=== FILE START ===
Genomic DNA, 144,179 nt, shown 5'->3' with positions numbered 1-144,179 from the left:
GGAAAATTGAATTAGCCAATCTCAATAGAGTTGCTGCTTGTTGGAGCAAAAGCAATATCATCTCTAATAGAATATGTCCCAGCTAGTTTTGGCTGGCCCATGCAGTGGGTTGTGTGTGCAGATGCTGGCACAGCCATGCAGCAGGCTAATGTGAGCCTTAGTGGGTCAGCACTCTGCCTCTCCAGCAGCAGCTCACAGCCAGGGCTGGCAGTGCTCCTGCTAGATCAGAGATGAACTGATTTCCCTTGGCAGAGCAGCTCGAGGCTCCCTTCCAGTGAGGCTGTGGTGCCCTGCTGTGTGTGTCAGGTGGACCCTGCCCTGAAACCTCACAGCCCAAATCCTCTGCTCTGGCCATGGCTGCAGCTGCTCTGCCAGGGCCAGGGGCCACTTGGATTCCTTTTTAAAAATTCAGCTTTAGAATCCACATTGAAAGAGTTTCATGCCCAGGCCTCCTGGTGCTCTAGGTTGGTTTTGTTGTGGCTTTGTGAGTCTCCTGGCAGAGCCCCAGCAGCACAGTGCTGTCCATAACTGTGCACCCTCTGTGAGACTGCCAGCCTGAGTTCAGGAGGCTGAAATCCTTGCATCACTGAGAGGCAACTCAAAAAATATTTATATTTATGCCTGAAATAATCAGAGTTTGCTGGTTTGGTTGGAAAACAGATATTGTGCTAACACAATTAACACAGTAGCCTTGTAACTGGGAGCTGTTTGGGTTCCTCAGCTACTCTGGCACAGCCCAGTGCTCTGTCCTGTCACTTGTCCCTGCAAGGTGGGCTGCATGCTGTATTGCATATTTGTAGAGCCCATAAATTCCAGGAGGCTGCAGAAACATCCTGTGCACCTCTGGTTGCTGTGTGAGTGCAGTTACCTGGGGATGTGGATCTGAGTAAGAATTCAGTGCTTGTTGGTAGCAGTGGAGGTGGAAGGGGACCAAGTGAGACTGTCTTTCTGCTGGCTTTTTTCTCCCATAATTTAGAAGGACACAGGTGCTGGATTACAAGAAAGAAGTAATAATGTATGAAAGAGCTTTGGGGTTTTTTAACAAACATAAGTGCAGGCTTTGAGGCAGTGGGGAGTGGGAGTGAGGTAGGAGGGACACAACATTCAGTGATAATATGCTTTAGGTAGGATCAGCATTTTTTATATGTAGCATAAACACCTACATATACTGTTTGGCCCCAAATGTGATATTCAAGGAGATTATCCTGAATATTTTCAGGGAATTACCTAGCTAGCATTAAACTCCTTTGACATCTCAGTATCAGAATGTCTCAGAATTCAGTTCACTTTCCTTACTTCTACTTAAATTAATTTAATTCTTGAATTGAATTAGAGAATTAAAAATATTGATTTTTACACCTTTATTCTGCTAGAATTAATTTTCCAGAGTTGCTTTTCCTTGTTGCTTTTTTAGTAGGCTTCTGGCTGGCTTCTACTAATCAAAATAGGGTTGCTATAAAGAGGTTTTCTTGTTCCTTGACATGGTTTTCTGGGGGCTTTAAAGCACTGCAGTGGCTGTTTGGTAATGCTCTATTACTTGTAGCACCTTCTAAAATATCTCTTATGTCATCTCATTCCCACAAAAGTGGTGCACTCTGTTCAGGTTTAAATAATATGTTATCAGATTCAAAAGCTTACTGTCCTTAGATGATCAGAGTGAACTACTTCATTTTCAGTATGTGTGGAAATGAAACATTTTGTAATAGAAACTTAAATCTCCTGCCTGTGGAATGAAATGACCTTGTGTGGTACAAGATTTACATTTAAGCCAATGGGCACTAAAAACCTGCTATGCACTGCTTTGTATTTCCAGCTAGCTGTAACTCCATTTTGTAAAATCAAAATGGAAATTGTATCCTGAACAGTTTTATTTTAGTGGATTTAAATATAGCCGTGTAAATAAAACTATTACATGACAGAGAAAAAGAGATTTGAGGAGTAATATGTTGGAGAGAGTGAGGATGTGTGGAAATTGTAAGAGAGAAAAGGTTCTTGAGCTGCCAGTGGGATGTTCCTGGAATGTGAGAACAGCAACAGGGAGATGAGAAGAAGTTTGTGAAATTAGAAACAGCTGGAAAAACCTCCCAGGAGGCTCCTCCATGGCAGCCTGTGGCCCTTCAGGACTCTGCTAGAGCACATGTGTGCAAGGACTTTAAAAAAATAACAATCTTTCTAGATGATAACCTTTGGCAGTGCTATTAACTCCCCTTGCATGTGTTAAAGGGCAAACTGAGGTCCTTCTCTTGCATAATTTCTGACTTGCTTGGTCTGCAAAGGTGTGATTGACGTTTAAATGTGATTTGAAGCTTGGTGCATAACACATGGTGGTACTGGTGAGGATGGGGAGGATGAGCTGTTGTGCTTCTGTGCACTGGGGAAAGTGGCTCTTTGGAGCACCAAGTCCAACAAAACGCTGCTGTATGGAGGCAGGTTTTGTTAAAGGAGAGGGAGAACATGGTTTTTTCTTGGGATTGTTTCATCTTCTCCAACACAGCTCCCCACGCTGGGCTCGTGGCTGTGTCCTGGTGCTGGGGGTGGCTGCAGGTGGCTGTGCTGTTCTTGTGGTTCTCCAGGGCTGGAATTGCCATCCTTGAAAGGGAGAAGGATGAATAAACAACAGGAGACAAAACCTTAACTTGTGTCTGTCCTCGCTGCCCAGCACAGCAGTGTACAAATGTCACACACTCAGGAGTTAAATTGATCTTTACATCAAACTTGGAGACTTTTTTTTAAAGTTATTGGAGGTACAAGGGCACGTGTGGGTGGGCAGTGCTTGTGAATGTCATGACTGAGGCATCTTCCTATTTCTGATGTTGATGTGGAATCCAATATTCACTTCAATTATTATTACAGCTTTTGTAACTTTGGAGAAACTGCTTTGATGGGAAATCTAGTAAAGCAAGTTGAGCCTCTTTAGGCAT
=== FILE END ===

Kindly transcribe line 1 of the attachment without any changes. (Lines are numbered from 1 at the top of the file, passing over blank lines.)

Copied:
Genomic DNA, 144,179 nt, shown 5'->3' with positions numbered 1-144,179 from the left: